You might be jealous to learn that so far during our trip to London we’ve spotted Julia Roberts, Robert Pattinson and even Beyonce — all made of wax, of course, at Madame Tussauds London.
I wasn’t sure what to expect from this museum, but my daughters were excited to check out the new Star Wars exhibit, so we got tickets. I was impressed by the range of celebrities featured, including everyone from politicians to sports figures to ogres like Shrek. There was even a ride that featured figures from London’s history and a 4D movie about superheroes. We were entertained for well over two hours. And the Star Wars exhibit didn’t disappoint.
After the museum, we boarded one of the ubiquitous hop-on hop-off bus tours for a ride around the city. We were really looking forward to this, but due to a variety of events including blustery winds, traffic snarls and my youngest daughter’s bladder, our trip was short lived. (If you’ve ever been trapped on a bus with a 3-year-old who decides she suddenly and urgently needs to go to the bathroom, you understand this particular category of hell.)
The nearest place we could exit the bus was the London Bridge stop, where we beelined for a Starbucks, not only because we knew we would find a bathroom there but because, well, sometimes you just want to go to Starbucks. I know visiting Starbucks in a foreign country isn’t a very travel-writery thing to do, but sometimes a 15-minute pitstop somewhere with dependable WiFi, white chocolate mochas and chocolate chunk brownies can really improve an afternoon.
As we were walking back to the subway we noticed we were right next to the Shard, a 95-story skyscraper that’s the tallest building in the European Union. I had read that it had spectacular views, so I asked an employee how much it cost to access the viewing platform. It was about $45 per person, he said, then he offered a tip — go up to the Aqua Shard restaurant/bar to enjoy the view without paying for anything other than a cocktail or a tea. (Don’t wear tennis shoes, though — they’re not allowed.) Here’s the view from there.
TEXAS TIE: We also came across a Whole Foods and couldn’t resist the urge to take a look around. Readers Alice and Caroline had both suggested this, and I loved the idea. I’ve been visiting Whole Foods since I was a child growing up in Austin, so it was fun to take a spin around the store in another country. For the most part, it looked the same. I wasn’t able to do a full inventory, but I did spot a number of Texas products on the shelves:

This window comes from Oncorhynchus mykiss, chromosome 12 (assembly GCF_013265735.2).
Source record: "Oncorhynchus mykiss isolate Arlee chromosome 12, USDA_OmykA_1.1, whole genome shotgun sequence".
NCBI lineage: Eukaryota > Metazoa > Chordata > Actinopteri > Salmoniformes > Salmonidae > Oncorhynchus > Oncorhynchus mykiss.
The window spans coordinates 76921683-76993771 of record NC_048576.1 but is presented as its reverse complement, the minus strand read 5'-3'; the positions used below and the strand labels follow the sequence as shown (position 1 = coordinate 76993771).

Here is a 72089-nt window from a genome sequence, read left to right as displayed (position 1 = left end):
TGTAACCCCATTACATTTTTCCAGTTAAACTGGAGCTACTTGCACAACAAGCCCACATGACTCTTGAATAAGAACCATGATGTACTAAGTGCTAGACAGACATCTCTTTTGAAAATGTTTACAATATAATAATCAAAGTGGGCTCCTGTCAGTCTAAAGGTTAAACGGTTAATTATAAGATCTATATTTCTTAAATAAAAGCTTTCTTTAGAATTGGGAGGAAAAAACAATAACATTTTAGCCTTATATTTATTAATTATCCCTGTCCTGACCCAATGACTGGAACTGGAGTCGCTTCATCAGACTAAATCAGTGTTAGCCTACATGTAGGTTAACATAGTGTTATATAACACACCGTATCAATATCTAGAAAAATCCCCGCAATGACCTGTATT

There was also this cookbook, although I haven’t confirmed that the author is indeed a Tex-pert:
The top floor of the Whole Foods was filled with restaurants, including a Mexican restaurant called Cocina Mexicana that promised “cilantro rice, the American favourite” as well as tostadas, burritos and quesadillas. Sadly, there were no breakfast tacos on the menu.
We ended the day at the Coca-Cola London Eye, one of the tallest Ferris wheels in the world. While the vibe was certainly different from the High Roller in Las Vegas, where I rode in a cart that included an open bar, the views were incredible.
A local even pointed out that we could see a group of horses getting trained for the Queen’s Birthday Parade this weekend. It was a breathtaking, educational experience and a fantastic new view of London.
I’ll have more daily blog posts during the trip and will also be updating on Instagram and Twitter at @kristinfinan. Have suggestions of things we should do in London and Paris or places where we can find Texas ties? Let me know at firstname.lastname@example.org.